WAPAKONETA — Bridget Oen said it’s compassion she’s learned through showing in the 4-H market and dairy competitions as a 4-H member —compassion for the cattle and taking care of them.
Born and raised on a dairy farm, the St. Marys teen said she was looking for something more exciting than the rabbits she’d shown the year before when she started showing cattle.
When she entered the ring to show a Jersey steer she’d had since it was born, she said she had to be calm not just for herself, but for the animal so that it would stay calm.
“You want to hide their flaws and accent their strong points,” Oen said.
In the dairy and market competitions Wednesday night at the Auglaize County Fair, the 4-H members vied for the top places among their peers as judges looked for cattle that were more square than round, with muscle and a little fat and good body posture.
What the judges can only infer from a few minutes in the show barn is a cow’s personality and the year of work that often goes into raising the animals.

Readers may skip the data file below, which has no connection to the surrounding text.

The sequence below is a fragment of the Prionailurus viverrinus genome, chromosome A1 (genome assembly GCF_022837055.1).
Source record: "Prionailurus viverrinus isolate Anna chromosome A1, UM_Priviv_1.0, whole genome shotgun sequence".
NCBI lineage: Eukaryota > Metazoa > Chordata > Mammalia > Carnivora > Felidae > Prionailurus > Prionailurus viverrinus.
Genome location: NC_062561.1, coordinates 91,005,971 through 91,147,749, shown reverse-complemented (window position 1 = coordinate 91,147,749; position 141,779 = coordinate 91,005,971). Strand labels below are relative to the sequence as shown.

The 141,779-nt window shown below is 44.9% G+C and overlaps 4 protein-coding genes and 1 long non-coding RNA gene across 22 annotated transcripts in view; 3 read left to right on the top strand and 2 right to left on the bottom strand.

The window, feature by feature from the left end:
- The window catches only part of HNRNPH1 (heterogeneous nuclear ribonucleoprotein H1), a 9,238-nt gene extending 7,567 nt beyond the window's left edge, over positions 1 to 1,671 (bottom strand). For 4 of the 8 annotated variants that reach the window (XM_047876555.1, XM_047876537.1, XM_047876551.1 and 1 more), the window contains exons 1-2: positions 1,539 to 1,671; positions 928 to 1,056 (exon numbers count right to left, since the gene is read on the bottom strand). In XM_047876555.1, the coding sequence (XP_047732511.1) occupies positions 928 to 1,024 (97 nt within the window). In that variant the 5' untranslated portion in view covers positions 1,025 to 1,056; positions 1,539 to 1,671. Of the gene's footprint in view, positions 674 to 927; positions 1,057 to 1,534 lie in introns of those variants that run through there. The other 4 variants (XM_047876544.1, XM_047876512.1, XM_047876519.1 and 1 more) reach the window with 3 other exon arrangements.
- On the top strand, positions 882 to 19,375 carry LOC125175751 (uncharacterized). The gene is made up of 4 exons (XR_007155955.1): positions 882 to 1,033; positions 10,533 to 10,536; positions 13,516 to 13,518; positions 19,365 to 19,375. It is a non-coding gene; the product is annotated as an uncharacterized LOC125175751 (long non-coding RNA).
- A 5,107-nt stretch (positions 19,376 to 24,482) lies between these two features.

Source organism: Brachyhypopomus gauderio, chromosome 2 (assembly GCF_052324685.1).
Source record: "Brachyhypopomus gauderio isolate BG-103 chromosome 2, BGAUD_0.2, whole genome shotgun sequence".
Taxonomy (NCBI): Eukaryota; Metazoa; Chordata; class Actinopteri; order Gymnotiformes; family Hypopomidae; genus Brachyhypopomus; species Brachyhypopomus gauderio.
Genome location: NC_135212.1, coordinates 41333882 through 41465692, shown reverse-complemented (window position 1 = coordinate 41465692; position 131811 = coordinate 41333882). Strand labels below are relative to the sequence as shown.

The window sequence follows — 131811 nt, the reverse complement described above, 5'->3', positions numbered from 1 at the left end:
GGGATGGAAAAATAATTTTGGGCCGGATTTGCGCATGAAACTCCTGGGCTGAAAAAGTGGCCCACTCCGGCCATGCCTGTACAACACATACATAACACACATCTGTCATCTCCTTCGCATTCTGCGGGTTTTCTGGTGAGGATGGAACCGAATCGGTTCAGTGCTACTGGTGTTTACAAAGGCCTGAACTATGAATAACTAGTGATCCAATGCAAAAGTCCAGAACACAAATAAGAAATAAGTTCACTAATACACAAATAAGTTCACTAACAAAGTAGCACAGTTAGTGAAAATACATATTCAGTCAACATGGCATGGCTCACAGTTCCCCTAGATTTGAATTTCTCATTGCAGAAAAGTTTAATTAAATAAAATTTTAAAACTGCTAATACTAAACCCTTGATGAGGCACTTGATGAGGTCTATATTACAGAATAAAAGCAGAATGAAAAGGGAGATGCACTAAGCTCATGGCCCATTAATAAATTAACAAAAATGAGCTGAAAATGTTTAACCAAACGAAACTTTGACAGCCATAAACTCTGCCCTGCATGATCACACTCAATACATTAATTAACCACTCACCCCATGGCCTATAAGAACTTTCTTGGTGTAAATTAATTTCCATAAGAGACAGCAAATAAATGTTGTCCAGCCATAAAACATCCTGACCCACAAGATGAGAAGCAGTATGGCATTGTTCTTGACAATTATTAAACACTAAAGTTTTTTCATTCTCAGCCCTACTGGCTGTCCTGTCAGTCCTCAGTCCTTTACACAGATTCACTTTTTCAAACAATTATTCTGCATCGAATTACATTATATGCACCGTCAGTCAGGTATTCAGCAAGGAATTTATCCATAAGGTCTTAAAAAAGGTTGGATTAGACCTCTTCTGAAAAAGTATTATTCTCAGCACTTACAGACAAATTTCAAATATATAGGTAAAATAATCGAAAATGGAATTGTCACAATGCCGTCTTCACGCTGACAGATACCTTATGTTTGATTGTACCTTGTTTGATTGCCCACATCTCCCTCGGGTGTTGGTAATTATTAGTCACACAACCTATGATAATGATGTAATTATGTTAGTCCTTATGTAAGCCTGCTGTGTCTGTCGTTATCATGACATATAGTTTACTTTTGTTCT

Jenna Heitkamp, in her fifth year of showing, said Si, her cow this year, was raised by her since it was a calf.
“She’s really calm, and works well with me, eats a lot, and likes to eat grass,” Heitkamp said. “Since we’ve been here, with no grass, she’s been eating rocks.”
At only 16 months old, her animal has gone from a calf to a grown animal that is continuing the family legacy of showing in 4-H.
“I’ve always been a farm girl, so I like how hands on it is,” Heitkamp said. “My dad always showed, and we had a family farm.”
Alix Hamrick was also among family, as she brought her “big puppy dog” of a cow to the show.
Charger, she said, had charged her often as a calf to earn his nickname. She said she keeps coming back to the fair to keep family traditions going.
Paige Lehman, of New Knoxville, finishes the youth part of her 4-H career, as she turned 19 this year, and is set to go to college to be an accountant.
“It feels awesome, having all the eyes on you,” Lehman said. “The atmosphere is great.”
She said she’ll miss being able to show, and that there’s a lot of hard work, responsibility and family teamwork that happen in preparation for the fair. She thinks some of what she’s learned through shows will help her even in accounting.
“Just like, going all out, going all the way,” Lehman said. “Not doing it halfway, but giving 110 percent to everything you do.”